Vim with cscope

Cscope is another powerful source code navigation tool with which we can perform a variety of searches. Here is a sample output of the Cscope menu:

Find this C symbol:
Find this global definition:
Find functions called by this function:
Find functions calling this function:
Find this text string:
Change this text string:
Find this egrep pattern:
Find this file:
Find files #including this file:

Now, Vim has integrated Cscope into its repertoire, making it convenient for programmers to use the same features in Cscope from the cool comfort of Vim. All you have to do is establish a Cscope connection by issuing :cs add cscope.out.

As we discussed before with ctags, Cscope generates an index called cscope.out that can be generated by using the shell command:

$ cscope -Rbq 

This generates the file cscope.out. It is to be executed from the source code root directory à lá Ctags. You then open the file as before, relative to the source code root directory, and make a Cscope connection with the command :cs add cscope.out. You can verify existing Cscope connections by typing :cs show.

. What you can search for from inside of Vim can be seen using :cs<CR>. For instance, to go to a particular file, or a header of a source file, simply type :cs f f stdio.h for opening stdio.h or :cs f f foo.c.

For searching for functions called by a function foo.c, type :cs f d foo.c. This lists out the functions called by foo.c. For functions calling foo.c, type :cs f c foo.c.

To search for an egrep pattern, type :cs f e varName and so on. For a list of the available options, type :cs. It displays a range of available options.

Now, if you have both ctags and Cscope, you can type :cstag /foo to search for a function or enum or whatever that contains foo.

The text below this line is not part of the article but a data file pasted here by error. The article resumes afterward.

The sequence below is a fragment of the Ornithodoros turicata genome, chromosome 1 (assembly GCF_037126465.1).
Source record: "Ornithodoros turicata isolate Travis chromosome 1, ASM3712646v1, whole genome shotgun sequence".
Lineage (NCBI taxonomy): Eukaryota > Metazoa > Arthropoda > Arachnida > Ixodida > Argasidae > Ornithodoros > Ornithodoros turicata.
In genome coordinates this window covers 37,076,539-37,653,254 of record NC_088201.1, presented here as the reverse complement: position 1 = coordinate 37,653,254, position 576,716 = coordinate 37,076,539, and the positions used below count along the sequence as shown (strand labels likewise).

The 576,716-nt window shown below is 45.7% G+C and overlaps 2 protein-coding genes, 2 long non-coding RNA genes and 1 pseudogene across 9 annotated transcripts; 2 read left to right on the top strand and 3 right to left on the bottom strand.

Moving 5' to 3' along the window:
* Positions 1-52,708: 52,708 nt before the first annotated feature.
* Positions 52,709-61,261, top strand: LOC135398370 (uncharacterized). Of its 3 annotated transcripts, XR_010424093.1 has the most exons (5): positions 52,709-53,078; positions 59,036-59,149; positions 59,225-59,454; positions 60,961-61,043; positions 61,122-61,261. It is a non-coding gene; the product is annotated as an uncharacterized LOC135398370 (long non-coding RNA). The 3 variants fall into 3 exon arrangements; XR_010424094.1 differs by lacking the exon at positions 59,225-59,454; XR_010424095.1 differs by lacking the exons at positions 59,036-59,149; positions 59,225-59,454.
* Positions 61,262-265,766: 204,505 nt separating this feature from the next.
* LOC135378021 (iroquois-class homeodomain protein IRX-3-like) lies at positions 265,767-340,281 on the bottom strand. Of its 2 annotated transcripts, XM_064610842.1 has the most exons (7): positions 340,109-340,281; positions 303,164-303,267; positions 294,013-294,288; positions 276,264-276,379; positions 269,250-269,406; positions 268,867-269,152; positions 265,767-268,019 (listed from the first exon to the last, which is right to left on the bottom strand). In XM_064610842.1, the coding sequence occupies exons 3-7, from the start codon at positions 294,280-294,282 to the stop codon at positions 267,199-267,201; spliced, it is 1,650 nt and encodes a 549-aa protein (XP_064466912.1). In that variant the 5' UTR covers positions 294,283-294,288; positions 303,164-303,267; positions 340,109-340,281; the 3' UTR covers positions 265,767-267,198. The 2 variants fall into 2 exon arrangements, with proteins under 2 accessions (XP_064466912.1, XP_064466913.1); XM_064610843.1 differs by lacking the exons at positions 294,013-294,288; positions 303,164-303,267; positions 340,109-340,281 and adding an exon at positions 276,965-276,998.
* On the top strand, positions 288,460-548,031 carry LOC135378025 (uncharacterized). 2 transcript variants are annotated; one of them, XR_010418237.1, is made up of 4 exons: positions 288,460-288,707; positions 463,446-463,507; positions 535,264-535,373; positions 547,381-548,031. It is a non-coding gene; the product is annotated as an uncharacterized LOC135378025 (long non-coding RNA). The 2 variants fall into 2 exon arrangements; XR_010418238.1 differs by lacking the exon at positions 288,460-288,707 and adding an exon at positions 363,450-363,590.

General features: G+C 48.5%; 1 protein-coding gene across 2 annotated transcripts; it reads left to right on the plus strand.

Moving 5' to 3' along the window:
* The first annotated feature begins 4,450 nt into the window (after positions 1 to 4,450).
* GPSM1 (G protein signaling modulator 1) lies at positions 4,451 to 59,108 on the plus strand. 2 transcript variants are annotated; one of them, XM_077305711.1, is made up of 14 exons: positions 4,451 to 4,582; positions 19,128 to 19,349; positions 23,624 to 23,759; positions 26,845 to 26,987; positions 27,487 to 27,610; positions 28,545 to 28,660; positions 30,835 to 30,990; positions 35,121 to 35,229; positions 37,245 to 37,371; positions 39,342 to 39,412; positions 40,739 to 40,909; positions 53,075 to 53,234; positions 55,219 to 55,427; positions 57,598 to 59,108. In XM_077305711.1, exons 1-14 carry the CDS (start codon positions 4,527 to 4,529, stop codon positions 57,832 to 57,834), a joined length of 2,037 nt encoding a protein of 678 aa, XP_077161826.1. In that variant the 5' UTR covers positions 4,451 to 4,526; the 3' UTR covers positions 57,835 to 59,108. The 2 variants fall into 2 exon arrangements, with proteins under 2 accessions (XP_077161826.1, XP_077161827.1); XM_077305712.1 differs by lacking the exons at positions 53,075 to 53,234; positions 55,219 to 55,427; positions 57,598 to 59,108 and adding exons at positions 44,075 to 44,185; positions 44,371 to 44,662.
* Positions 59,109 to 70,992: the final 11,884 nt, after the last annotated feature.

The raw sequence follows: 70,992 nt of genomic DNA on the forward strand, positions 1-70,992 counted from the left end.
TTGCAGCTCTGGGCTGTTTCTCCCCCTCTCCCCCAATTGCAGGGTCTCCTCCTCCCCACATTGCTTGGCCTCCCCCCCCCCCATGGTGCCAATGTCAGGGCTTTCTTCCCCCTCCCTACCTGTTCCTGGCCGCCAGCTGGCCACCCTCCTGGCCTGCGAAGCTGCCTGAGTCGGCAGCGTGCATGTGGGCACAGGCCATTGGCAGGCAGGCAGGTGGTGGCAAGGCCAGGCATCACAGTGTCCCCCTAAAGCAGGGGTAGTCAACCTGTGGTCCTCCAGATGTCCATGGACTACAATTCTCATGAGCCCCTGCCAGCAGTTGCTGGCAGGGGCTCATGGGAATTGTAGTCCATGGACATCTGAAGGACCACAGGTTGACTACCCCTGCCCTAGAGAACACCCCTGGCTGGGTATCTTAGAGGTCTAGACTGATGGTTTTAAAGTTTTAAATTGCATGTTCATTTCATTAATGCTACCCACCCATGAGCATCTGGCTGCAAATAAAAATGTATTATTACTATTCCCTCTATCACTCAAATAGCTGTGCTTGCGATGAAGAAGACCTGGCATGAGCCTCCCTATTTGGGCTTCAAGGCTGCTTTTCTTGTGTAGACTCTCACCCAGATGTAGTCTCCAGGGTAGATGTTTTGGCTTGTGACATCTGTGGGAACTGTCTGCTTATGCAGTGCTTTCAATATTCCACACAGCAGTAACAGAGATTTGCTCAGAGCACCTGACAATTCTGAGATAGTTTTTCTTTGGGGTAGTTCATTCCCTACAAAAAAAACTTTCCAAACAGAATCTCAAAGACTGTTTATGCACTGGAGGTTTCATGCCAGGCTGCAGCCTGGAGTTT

Comment viewing options

Select your preferred way to display the comments and click "Save settings" to activate your changes.

Please Help

neo_nuggets's picture

Hello sirs,
I have Vim and Code Blocks and am very much new to Vim and would like to know how does one build and run a script? (Yes...I am a newbie).

Nice article, concise and

Anonymous's picture

Nice article, concise and useful.

Seems like the author was trying to educate newcomers without trying to impress readers with unix-speak. I hope I can find more of his articles.

(windows programmer).

Try c.vimYou can get this

Shankar's picture

Try c.vim
You can get this from
An amazing plugin for working with C files in gvim.

Editing between marks

Gary T's picture

Excellent article, here's another little tip for marks and replacing.

Mark two points in the file with say ma and mb, you can then replace between the marks with


or a single mark and then you can do current position to the mark with


I find this incredibly useful, hopefully you will to.

Adding a small note

jagadeeshbp's picture

The article was quite marvellous and useful.

I just wanted to add, for those who are new to vim, that most of the settings like "se nu" can be made to persist across logins by just putting that setting in .vimrc file in the user's home directory.